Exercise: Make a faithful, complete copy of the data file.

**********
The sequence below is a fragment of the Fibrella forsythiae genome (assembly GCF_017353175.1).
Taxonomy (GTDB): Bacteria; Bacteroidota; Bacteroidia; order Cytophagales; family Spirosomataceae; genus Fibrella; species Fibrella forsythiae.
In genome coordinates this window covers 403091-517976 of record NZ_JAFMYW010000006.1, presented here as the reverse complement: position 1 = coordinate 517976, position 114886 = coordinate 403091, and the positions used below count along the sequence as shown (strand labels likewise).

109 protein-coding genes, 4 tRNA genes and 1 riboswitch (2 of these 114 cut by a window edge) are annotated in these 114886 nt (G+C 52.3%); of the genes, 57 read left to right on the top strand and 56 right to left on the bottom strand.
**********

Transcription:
The sequence below is a fragment of the Fibrella forsythiae genome (assembly GCF_017353175.1).
Taxonomy (GTDB): Bacteria; Bacteroidota; Bacteroidia; order Cytophagales; family Spirosomataceae; genus Fibrella; species Fibrella forsythiae.
In genome coordinates this window covers 403091-517976 of record NZ_JAFMYW010000006.1, presented here as the reverse complement: position 1 = coordinate 517976, position 114886 = coordinate 403091, and the positions used below count along the sequence as shown (strand labels likewise).

109 protein-coding genes, 4 tRNA genes and 1 riboswitch (2 of these 114 cut by a window edge) are annotated in these 114886 nt (G+C 52.3%); of the genes, 57 read left to right on the top strand and 56 right to left on the bottom strand.